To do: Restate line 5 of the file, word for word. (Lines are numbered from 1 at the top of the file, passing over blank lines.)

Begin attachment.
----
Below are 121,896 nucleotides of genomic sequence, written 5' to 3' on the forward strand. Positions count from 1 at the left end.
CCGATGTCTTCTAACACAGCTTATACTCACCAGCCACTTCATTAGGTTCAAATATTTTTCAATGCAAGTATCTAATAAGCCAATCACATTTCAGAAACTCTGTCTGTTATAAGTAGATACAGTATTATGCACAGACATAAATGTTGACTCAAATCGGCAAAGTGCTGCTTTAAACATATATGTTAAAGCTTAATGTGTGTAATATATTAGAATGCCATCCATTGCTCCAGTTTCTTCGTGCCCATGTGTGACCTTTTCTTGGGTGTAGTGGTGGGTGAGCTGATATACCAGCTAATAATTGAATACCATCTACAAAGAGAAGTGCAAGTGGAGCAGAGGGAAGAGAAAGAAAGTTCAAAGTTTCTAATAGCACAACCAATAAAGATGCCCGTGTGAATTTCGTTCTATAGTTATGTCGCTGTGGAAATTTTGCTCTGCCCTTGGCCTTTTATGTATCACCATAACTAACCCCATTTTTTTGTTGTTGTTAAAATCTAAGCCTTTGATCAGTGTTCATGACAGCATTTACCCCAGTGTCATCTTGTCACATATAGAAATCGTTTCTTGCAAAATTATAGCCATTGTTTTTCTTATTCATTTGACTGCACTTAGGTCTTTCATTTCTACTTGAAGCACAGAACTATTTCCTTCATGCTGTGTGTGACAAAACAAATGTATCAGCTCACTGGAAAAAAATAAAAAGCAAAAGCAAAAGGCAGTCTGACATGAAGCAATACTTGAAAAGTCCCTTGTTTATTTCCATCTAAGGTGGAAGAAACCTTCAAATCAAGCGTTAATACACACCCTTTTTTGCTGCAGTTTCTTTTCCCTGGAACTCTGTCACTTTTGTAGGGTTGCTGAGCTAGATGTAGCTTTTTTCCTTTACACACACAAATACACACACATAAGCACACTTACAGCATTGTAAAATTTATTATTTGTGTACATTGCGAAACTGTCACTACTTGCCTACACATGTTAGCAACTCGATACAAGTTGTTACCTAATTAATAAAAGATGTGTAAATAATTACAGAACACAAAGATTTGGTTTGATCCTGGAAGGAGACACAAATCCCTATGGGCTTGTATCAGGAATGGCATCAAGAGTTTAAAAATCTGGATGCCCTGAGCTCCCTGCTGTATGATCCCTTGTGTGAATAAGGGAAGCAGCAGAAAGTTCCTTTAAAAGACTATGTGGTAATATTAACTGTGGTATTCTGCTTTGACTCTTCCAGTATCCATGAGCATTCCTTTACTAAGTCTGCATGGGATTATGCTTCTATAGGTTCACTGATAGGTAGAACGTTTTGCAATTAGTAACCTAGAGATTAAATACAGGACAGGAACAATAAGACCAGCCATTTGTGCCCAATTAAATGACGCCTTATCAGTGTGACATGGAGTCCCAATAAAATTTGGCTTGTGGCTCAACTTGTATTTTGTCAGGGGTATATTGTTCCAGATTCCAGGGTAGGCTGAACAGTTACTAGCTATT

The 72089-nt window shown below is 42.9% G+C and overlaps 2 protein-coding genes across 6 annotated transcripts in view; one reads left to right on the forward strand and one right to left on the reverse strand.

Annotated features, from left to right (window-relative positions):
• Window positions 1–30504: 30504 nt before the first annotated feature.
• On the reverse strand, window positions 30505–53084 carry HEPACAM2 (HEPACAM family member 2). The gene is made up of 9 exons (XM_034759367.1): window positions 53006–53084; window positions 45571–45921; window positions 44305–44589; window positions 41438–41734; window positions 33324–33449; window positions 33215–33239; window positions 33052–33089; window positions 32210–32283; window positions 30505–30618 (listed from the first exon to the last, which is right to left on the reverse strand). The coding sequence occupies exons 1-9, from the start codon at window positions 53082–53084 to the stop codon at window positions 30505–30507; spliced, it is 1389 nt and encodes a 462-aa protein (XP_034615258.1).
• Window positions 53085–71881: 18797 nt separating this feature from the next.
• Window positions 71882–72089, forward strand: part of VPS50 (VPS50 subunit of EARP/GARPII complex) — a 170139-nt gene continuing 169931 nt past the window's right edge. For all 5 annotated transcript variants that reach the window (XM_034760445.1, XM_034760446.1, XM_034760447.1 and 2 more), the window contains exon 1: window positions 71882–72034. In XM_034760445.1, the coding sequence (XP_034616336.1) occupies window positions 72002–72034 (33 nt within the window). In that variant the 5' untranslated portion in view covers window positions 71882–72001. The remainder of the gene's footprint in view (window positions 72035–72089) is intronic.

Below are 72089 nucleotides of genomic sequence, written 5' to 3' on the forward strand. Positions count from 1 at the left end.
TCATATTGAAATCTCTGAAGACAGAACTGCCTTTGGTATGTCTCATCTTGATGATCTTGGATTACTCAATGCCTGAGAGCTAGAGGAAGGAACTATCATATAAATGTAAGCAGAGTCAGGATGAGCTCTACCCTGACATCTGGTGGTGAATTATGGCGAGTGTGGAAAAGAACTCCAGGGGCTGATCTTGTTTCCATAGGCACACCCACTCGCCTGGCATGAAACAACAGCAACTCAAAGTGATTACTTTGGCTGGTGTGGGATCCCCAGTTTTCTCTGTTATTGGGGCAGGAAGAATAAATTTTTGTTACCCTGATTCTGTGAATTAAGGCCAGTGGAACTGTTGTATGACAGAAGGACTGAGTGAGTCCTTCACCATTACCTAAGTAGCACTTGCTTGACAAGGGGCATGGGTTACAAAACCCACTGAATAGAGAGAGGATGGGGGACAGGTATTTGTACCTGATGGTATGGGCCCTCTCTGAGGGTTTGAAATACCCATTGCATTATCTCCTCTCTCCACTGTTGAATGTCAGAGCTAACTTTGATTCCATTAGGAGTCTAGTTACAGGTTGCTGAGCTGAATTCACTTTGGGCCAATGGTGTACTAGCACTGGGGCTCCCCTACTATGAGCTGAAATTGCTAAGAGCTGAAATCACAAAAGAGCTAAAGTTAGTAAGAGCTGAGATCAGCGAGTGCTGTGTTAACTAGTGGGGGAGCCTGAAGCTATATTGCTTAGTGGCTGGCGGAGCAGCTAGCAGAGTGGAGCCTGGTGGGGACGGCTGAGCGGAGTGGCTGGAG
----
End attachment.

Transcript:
• Window positions 1–30504: 30504 nt before the first annotated feature.